Mr Speaker, when it was renegotiated, we were able to secure jobs for Ghanaians throughout the 20-year term of the contract and this is a positive action that was taken by the Government.
    Mr Speaker, I would want to conclude by saying that in the year 2007, oil was discovered in commercial quantities and that was under the NPP Government led by Ex-President John Agyekum Kufuor.
    This was through the effort of Ghana National Petroleum Corporation (GNPC) which was redirected -- the focus of GNPC before the administration of ex- President Kufuor was different; it was in salt mining and others but because we gave them the support, they discovered oil.
    Mr Speaker, GNPC again, under the administration of His Excellency Nana Addo Danquah Akufo-Addo, would discover oil in commercial quantities on shore.
    The work that has been done so far proves that oil would be discovered in commercial quantity and this is the work
    Mr First Deputy Speaker 12:19 p.m.
    The Hon Member had 15 minutes 7 seconds -- he could not have had more time.
    Hon Emmanuel Armah Buah?
    Mr Emmanuel Armah-Kofi Buah (NDC -- Ellembele) 12:29 p.m.
    Mr Speaker, I thank you for the opportunity to contribute to the Budget Statement and the Economic Policy of the Government for the Financial Year, 2019 on the theme ‘'A Stronger Economy for Jobs and Prosperity''.
    Mr Speaker, if I had a chance to give a theme to this Budget Statement, it would be: ‘'How to revive an Economy that has been incompetently managed in the last 22 months''. There is real hardship.
    Mr Speaker, I would want to quickly address the Hon Chairman of the Energy Committee. I am very disappointed in him because he said there were five years of dumsor. What was the duration he was talking about? If he is not sure, he should not say it.
    He also said that they ended dumsor in the year 2017. Did he listen to himself? Does he know the duration it takes to build a megawatt of Power Plant? Did they come in January, 2017 and resolve dumsor?
    Mr Speaker, the Hon Chairman of the Energy Committee talked about tariffs, but he asked the wrong question. What he should have said was that the tariff reduction had left to these jobs that had been created -- businesses are doing well.
    Mr Speaker, we are in a state of serious hardship. This economy is on its knees, the financial sector is collapsing and the people of Ghana are dying. Sometimes, people could be lied to but they cannot be lied to all the time.
    The Budget Statement confirms once and for all that the previous NDC Government's hard work to resolve the energy sector crises is even projected to continue to solve it in the year 2019 and beyond.
    Mr Speaker, I would want to refer to paragraph 664 on page 136 of the Budget Statement and with your permission, I beg to quote:
    ‘'Mr Speaker, installation works were completed under the 340MW Cen Power…
    It was the NDC Government which did the Cen Power. The Hon Minister for Finance continued to say that the installation works for 147MW and Early Power was going on, but the NDC did that.
    He also continued to talk about Karpower relocation of 450MW, but it was also the NDC Government which did that. He also talked about Amandi Power of 192MW, but it was the previous NDC Government that started that project.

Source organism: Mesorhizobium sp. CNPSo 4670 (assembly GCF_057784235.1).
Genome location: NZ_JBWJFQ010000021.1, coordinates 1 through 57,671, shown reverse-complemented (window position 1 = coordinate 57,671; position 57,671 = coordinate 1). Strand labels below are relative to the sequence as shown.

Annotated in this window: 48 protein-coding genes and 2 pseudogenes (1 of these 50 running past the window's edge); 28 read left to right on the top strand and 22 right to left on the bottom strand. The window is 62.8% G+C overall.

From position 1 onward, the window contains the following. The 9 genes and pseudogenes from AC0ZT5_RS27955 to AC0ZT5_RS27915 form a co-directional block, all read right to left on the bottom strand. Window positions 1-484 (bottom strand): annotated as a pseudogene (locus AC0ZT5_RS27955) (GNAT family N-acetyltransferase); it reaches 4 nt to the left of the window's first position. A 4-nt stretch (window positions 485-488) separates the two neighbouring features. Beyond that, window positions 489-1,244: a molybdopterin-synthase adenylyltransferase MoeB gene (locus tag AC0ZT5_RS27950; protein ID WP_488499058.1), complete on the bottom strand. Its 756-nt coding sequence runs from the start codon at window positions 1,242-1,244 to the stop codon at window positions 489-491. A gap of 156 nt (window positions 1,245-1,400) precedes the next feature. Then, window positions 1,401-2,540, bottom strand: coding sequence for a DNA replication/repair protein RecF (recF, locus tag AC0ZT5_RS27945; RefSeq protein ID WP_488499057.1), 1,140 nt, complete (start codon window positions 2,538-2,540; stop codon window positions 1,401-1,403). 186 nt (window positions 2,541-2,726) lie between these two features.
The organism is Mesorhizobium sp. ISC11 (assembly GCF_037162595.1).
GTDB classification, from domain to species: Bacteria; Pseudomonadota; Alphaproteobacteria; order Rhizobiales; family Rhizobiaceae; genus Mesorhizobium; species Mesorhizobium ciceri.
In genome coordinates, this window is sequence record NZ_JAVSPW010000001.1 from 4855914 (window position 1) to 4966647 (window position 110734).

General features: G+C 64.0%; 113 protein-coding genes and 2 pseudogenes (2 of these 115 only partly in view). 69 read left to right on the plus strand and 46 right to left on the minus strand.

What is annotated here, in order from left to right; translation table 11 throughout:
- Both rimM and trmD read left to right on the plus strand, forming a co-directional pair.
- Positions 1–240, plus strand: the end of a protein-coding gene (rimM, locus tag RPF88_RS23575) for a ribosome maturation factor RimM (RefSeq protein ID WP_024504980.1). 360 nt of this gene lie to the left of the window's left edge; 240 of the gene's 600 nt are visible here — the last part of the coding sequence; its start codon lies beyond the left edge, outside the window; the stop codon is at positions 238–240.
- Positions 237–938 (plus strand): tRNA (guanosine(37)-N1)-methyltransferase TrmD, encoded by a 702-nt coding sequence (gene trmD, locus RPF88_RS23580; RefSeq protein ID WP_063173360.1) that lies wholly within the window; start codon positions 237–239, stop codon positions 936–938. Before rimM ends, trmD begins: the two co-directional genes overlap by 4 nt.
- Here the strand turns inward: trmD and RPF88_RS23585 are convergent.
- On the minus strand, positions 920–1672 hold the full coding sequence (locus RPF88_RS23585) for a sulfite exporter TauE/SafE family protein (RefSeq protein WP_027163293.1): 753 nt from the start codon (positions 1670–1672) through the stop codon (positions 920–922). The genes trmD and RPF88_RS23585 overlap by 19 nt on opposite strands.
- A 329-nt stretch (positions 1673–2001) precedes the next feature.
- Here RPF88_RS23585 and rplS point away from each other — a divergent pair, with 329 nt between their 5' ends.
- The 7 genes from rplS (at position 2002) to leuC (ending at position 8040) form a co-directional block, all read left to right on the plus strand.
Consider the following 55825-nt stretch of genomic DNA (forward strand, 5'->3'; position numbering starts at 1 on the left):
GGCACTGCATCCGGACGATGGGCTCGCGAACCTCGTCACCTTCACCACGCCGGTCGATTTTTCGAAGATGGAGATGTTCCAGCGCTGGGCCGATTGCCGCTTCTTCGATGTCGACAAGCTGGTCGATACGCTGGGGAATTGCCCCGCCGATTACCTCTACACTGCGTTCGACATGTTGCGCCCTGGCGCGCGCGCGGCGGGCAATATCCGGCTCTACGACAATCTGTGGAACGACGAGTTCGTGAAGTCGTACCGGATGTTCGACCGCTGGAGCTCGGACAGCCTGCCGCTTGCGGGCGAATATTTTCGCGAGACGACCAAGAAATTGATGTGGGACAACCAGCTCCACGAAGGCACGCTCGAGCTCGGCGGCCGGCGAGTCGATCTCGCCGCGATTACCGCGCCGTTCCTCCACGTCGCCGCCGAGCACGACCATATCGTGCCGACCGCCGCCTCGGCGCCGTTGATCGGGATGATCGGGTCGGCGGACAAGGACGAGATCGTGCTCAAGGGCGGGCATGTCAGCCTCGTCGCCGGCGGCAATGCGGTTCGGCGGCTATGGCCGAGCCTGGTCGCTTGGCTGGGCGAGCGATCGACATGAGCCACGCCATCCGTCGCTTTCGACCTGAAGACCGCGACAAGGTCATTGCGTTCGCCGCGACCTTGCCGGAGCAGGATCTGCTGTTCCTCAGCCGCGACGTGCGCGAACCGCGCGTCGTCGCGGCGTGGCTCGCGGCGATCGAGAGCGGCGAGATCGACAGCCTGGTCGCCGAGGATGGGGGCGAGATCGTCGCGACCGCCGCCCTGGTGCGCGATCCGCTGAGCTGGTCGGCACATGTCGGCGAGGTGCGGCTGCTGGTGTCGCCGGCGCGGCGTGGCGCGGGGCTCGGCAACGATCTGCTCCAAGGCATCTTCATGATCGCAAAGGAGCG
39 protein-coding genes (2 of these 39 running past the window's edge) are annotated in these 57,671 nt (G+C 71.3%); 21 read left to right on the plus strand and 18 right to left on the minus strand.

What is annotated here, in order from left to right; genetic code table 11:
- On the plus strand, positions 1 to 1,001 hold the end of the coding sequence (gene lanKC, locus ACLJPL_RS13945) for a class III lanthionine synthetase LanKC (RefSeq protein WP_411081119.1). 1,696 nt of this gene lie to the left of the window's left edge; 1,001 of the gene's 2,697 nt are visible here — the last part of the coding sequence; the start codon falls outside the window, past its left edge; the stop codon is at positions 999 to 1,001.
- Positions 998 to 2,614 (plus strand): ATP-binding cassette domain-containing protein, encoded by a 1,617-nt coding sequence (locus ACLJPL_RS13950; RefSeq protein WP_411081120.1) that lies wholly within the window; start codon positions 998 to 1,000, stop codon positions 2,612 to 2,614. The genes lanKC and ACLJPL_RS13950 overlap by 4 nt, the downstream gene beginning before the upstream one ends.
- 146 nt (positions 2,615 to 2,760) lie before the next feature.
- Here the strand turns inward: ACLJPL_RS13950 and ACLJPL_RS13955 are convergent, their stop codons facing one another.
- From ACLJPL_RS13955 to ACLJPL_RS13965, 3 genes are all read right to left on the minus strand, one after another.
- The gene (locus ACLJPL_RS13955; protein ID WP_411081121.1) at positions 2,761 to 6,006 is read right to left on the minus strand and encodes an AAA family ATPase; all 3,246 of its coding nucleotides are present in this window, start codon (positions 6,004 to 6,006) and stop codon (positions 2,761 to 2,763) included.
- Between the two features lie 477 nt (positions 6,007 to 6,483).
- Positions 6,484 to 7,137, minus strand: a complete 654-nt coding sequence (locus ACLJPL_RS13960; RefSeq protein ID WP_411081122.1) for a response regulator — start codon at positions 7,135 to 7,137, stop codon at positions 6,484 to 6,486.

Mr Speaker, they should give us by name one project [Interruption] -- [Laughter] -- This is not a laughing matter. There were serious crisis and what it took to solve the power crises -- [Interruption] -- When President Mahama announced that dumsor was over, the then NPP vice presidential candidate said they know he had solved dumsor, but they would not give him the credit.

    Mr Speaker, there is no area where the National Democratic Congress's (NDC) performance has basically held the foundation and held this country than the energy sector. The only thing going for this Government is the Energy sector.

    Mr Speaker, do you know that the NDC Government was like the father, who basically invested, died, and left the “adwapade” for the child, who has come to inherit it, and is just blowing it away?

    Mr Speaker, why do I say that? We started on ground zero. In the year 2009 when we came to begin the new oil industry, there was nothing in place. We established the Petroleum Commission, and then we asked the question of how we would protect Ghana's revenue.

    So we passed the Petroleum Management Revenue Act. Today, we would talk about the ABFA and how this Government is mismanaging the funds.

    Mr Speaker, we established and supported Ghanaians to understand the industry and take a lead by passing the Local Content Act. We even transformed and changed the whole Petroleum Act, and then the process went on. We then started our first oil production.

    This is the sad story of the NDC -- for four years, we did hard work, but something tragic happened. The FPSO Kwame Nkrumah, which is the only producing field, had a tariff problem and the production had to be reduced dramatically.

    Oil prices also tumbled, and so for the whole four years of the John Mahama Government, the amount we got was GH¢

    6.5 million. The numbers are in the Budget Statement.

    Mr Speaker, do you know how much we bequeathed to this New Patriotic Party (NPP) Government? We have now left them with three production fields. In fact, during the first week that the NPP Government came to power, they went straight to Singapore to celebrate FPSO - Kufuor.

    So, today as I speak, we have three very vibrant oil producing fields -- Sankofa, Jubilee -- producing at the highest level, and then the TEN oils fields. The indigenous gas production produces over 200, 000 barrels a day. The Ghana Gas is flowing and the ENI gas is also flowing. We are projecting that this Government would get GH¢ 12 billion from it.